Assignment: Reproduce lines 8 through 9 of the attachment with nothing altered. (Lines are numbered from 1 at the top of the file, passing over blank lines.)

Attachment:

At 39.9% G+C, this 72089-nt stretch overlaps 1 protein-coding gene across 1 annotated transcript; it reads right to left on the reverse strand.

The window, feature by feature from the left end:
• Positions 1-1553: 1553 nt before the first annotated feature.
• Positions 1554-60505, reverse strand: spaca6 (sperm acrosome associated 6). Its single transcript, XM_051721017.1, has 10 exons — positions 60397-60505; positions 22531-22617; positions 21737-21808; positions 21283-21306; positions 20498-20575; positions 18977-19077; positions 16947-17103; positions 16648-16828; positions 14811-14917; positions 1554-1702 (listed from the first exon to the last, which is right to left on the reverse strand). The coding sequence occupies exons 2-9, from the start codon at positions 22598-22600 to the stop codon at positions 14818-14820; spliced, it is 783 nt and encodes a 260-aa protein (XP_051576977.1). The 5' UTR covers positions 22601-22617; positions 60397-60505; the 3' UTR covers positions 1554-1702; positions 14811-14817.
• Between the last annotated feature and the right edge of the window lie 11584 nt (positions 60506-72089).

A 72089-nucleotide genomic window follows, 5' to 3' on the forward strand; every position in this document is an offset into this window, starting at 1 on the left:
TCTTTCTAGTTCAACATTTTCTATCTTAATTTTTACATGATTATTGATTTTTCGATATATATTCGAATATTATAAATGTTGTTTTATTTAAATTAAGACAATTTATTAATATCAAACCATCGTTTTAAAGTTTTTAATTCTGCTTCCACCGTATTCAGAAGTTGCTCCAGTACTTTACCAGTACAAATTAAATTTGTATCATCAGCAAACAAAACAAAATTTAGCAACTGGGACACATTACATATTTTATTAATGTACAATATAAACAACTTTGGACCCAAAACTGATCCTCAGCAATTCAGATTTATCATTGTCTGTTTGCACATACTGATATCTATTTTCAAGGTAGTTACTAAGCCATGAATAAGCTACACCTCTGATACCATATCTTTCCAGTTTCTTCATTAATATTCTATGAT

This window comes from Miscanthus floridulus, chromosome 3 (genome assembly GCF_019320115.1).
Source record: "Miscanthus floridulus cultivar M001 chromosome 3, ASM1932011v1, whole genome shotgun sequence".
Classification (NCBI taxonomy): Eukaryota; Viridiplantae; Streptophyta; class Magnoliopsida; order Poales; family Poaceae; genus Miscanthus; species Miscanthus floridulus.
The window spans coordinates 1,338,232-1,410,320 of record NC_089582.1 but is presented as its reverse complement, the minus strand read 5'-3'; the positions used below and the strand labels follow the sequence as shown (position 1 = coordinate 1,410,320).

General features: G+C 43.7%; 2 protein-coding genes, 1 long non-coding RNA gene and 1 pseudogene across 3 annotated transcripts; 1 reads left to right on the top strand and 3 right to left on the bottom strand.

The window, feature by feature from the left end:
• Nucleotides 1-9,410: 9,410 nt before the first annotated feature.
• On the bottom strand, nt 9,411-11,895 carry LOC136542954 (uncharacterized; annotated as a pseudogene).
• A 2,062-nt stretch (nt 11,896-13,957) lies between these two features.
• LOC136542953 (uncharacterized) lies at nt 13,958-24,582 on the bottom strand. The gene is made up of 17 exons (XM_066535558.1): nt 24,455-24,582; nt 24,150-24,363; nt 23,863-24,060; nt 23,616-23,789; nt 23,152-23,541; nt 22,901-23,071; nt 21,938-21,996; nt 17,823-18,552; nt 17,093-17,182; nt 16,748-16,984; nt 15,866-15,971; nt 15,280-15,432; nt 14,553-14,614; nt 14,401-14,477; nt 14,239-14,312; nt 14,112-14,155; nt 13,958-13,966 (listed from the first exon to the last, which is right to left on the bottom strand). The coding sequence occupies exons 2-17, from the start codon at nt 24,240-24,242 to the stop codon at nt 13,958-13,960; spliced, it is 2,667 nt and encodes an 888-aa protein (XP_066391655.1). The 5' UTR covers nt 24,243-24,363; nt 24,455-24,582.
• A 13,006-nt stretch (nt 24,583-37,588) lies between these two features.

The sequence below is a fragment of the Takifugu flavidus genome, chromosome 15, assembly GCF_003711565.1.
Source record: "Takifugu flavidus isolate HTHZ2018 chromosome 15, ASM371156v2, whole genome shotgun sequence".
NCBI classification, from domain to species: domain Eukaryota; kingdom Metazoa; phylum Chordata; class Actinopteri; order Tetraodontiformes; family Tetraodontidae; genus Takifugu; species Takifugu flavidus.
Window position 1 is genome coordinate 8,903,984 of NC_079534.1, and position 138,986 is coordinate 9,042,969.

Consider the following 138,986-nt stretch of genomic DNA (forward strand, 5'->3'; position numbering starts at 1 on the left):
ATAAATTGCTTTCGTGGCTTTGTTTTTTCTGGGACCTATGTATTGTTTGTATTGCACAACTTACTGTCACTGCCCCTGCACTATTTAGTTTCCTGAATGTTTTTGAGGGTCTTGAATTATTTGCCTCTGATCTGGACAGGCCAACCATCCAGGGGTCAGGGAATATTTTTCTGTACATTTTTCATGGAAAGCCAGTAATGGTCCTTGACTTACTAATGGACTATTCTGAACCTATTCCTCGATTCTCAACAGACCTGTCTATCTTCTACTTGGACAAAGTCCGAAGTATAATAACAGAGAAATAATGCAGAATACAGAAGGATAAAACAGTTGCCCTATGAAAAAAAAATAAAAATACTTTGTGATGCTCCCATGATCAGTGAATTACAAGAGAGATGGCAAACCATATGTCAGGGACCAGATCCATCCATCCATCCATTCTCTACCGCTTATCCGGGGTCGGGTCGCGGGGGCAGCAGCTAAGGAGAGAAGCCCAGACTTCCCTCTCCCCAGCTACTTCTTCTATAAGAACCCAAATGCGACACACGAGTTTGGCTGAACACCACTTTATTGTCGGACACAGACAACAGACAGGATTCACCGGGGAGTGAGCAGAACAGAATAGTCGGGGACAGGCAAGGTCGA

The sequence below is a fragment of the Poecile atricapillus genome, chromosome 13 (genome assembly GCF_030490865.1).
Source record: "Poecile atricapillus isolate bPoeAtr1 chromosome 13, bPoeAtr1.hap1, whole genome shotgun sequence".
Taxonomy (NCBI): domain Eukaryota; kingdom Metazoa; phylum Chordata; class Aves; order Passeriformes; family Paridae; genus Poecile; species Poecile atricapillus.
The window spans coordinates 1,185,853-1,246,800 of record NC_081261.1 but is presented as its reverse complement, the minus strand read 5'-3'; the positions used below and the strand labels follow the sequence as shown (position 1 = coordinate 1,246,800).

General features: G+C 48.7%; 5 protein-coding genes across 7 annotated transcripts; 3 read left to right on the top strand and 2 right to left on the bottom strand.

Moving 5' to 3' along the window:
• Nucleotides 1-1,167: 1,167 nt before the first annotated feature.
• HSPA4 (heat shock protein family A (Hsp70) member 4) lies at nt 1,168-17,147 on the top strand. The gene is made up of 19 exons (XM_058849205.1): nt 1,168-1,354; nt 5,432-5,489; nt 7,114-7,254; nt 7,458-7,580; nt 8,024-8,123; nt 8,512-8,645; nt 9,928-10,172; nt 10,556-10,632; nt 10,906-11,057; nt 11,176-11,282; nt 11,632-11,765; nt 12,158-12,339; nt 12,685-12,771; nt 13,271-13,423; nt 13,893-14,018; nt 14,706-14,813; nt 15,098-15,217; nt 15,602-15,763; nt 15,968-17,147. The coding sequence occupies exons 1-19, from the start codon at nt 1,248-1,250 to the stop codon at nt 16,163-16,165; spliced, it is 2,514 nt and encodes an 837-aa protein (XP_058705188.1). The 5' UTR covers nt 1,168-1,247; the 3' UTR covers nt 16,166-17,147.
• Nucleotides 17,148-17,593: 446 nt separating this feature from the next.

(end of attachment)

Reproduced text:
This window comes from Miscanthus floridulus, chromosome 3 (genome assembly GCF_019320115.1).
Source record: "Miscanthus floridulus cultivar M001 chromosome 3, ASM1932011v1, whole genome shotgun sequence".